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Date: Thu, 13 Nov 2014 15:56:28 +0100
From: Florian Weimer <fweimer@...hat.com>
To: oss-security@...ts.openwall.com, krahmer@...e.de
CC: cve-assign@...re.org
Subject: Re: Re: CVE-request: systemd-resolved DNS cache poisoning

On 11/12/2014 06:33 PM, cve-assign@...re.org wrote:
> -----BEGIN PGP SIGNED MESSAGE-----
> Hash: SHA1
>
>> systemd-resolved contains a caching resolver ... does not implement
>> any of the hardening recommendations of rfc5452.
>
> We have several comments about this. First, systemd-resolved is
> apparently advertised as a stub resolver (e.g., see the
> http://www.freedesktop.org/software/systemd/man/systemd-resolved.service.html
> man page). RFC 5452 is about requirements for a resolver (defined in
> section 2.1) and -- at least in our interpretation -- specifically
> does not set any requirements for a stub resolver.

I asked Bert to be sure, and he says that it was his intent that the 
advice applied to non-recursive resolvers as well.  (Note that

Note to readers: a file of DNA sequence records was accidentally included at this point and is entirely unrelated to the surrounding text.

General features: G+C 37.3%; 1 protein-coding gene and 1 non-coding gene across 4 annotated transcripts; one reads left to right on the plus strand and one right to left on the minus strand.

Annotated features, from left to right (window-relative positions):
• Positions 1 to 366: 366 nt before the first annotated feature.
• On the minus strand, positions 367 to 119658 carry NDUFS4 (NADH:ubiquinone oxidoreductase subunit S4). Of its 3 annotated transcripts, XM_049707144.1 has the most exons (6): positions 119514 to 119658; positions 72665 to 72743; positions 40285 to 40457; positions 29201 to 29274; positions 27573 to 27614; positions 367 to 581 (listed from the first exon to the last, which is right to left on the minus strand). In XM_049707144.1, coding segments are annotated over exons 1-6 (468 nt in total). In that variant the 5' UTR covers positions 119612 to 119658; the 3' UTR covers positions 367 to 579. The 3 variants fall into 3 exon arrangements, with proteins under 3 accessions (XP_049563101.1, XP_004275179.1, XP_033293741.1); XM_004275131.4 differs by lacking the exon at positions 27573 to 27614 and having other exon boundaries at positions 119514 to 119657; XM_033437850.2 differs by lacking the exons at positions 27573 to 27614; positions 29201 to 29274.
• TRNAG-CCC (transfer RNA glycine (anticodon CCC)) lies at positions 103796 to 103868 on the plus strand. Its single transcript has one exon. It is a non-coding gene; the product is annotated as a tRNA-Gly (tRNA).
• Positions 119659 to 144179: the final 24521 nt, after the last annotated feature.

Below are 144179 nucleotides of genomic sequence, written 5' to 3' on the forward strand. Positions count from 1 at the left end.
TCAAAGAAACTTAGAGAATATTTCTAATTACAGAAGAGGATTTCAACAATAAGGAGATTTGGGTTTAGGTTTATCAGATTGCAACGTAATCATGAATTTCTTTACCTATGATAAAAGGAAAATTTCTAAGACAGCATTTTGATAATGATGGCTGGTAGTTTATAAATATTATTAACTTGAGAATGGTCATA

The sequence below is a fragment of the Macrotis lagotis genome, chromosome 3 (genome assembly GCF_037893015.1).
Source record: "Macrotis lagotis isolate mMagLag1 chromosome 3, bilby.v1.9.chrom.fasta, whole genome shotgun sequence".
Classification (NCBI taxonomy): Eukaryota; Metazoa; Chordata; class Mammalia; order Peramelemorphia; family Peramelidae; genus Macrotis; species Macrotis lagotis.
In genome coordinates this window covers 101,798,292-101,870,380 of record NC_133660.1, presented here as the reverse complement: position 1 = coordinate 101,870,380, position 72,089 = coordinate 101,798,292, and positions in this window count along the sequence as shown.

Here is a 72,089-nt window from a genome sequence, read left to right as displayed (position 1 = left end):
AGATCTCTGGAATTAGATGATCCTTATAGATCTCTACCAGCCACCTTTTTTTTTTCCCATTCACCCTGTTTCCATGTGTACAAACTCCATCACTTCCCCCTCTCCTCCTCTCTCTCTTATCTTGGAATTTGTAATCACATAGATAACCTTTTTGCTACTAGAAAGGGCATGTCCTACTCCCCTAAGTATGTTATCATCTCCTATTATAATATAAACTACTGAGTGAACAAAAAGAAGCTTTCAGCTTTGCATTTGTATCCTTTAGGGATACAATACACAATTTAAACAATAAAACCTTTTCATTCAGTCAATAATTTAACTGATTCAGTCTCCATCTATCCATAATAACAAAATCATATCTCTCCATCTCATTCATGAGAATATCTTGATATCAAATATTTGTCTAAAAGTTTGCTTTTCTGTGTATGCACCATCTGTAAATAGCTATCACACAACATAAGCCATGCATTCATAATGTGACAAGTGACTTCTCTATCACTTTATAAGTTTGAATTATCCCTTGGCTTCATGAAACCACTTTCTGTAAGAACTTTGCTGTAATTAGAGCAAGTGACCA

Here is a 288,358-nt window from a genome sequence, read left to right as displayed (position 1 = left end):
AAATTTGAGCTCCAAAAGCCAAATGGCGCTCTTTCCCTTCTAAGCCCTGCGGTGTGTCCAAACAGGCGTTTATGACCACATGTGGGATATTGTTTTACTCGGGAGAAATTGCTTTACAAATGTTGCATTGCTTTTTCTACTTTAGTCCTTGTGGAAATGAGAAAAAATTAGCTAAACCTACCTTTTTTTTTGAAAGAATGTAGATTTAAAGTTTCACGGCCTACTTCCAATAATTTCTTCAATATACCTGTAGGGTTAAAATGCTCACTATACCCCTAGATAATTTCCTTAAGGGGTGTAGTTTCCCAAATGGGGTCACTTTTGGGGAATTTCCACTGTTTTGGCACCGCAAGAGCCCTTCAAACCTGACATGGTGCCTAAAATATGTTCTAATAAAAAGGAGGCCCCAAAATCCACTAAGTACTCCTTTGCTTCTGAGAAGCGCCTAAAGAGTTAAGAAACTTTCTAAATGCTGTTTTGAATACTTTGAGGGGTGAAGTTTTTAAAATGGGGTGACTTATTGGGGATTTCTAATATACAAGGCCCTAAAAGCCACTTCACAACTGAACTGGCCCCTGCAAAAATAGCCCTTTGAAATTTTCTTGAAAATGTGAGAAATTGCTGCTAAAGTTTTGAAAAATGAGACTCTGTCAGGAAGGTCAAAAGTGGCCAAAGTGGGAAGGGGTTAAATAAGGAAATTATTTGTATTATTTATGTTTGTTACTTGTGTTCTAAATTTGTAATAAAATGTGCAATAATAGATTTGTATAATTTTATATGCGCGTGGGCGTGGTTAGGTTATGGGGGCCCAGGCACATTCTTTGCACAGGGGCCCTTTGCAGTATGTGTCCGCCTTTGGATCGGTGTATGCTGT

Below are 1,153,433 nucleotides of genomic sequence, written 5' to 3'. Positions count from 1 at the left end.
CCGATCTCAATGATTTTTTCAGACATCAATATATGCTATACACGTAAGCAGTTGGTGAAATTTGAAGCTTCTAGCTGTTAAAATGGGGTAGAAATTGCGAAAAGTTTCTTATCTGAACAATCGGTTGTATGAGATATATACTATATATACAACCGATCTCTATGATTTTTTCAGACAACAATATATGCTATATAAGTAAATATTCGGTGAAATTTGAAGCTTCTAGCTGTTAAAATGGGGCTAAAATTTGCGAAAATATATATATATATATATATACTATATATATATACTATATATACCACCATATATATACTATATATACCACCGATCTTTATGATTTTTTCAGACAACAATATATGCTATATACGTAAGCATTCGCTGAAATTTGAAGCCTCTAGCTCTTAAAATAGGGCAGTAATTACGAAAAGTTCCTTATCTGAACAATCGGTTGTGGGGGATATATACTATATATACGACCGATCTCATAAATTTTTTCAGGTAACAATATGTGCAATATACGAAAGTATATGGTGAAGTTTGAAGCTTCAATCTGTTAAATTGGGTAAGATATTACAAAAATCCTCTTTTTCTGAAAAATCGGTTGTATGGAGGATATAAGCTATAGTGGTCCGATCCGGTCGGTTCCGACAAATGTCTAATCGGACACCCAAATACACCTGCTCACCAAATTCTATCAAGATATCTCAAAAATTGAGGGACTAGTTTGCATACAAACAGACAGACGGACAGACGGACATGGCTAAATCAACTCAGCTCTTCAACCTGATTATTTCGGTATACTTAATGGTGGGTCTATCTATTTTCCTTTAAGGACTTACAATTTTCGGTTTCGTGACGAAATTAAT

systemd-resolved is more than a minimal stub because it has a cache.)

> Is your message attempting to assert that EVERY implementation of a
> stub resolver must satisfy RFC 5452 requirements, in order to account
> for the possibility that the configured recursive name servers have
> security problems, and the possibility that an attacker can
> communicate directly with the stub resolver?

The DNS specification does not require rewriting of upstream responses 
to filter out parts for which the queried server is not authoritative. 
This means that a downstream caching resolver will tend to poison its 
cache if it adds data from such responses that are not directly in 
response to the QNAME.  I believe this is still a real-world issue (in 
the sense that this is triggered accidentally, not through attacks).


-- 
Florian Weimer / Red Hat Product Security

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